- Agency's Wheeler seen clashing with wireless, cable providers
- FCC to vote on advancing rules cable industry opposes
If the cable industry were Hollywood boxer Rocky Balboa, it would be getting pummeled by its former trainer.
Or so suggests Rich Greenfield, a telecom analyst with BTIG LLC in New York. He tweeted a clip this week showing a sweat-spraying punch slamming into Rocky, standing in for an industry taking a beating from U.S. Federal Communications Commission Chairman Tom Wheeler -- who once headed wireless and cable trade groups.
Greenfield offers a bill of particulars, including Thursday’s FCC vote to move toward bringing fresh regulation to business data lines. Also cited: the agency under Wheeler thwarting Comcast Corp.’s merger with Time Warner Cable Inc., issuing net neutrality rules and a bid to break providers’ stranglehold on set-top boxes.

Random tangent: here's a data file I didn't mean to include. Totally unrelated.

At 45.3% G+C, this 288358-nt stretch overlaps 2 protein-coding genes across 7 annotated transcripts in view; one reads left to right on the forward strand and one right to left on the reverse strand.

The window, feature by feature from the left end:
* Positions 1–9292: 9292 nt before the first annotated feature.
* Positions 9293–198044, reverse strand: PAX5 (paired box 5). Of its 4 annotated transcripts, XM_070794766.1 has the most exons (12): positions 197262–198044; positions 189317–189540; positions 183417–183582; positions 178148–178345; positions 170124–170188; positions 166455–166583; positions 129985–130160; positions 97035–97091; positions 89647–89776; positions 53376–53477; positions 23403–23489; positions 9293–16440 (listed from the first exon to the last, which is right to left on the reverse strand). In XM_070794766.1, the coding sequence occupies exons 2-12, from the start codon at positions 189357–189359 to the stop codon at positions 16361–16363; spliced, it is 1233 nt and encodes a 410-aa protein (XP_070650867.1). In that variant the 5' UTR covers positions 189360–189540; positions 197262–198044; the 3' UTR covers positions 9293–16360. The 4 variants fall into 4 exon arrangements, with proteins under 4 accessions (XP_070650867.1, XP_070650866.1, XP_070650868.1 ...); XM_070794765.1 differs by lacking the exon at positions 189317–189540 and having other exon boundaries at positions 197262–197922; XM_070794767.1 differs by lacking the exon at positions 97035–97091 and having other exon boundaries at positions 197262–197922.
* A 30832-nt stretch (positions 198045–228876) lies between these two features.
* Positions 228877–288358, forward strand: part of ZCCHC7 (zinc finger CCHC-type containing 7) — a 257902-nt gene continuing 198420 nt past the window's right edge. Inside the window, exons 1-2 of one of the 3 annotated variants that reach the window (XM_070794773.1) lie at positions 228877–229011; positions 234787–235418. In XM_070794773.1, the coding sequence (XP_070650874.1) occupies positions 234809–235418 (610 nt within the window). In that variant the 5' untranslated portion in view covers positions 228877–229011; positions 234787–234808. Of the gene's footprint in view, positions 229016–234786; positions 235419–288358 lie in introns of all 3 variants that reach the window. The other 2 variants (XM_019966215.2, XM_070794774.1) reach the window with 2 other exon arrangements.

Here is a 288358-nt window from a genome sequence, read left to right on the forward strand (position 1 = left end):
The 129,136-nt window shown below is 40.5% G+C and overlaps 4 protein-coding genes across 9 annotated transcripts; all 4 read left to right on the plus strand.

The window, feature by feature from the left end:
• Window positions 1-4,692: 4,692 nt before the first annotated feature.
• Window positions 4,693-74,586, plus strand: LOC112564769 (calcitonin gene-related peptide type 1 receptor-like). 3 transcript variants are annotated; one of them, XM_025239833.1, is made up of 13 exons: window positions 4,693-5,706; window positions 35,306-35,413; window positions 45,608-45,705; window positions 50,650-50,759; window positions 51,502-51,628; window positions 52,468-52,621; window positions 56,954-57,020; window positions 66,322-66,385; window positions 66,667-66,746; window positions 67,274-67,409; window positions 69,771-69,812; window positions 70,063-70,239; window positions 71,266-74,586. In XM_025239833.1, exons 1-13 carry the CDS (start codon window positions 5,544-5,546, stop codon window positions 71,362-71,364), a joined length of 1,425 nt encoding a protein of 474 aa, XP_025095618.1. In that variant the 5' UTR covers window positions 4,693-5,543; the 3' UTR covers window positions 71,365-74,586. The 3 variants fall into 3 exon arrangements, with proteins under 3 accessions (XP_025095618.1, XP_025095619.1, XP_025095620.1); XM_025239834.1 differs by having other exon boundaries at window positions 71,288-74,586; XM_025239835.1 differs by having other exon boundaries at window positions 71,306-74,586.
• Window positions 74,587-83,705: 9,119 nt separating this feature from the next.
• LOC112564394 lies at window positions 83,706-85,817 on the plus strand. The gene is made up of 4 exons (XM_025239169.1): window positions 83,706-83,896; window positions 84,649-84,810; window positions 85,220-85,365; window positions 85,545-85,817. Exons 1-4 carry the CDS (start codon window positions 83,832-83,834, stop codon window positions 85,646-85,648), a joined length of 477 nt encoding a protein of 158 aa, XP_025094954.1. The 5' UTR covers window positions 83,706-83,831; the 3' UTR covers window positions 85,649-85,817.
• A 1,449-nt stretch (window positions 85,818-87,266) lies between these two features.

“It is unusual for someone from an industry background to be tough on businesses the way he has been,” said Darrel West, director of the Center for Technology Innovation at the Brookings Institution in Washington. “I think he’s doing what he thinks is right, as opposed to what people who paid him in the past would have liked.”
Others applaud Wheeler for resisting Washington’s revolving-door syndrome, where regulators do the bidding of their former, or future, employers.
“The chairman is the rare former lobbyist who is using his industry expertise to aggressively promote the broader public interest,” said Michael Calabrese, a director for wireless policy at New America’s Open Technology Institute, which says it promotes social justice and access to digital technology. “Neither the cable nor wireless companies can fool him since he knows exactly how they operate.”
Wheeler led a cable industry trade group, where he worked from 1976 to 1984. He also headed a wireless trade group from 1992 to 2004. Before winning President Barack Obama’s nomination in 2013, he was managing director at Core Capital Partners, a venture capital firm investing in early stage Web companies.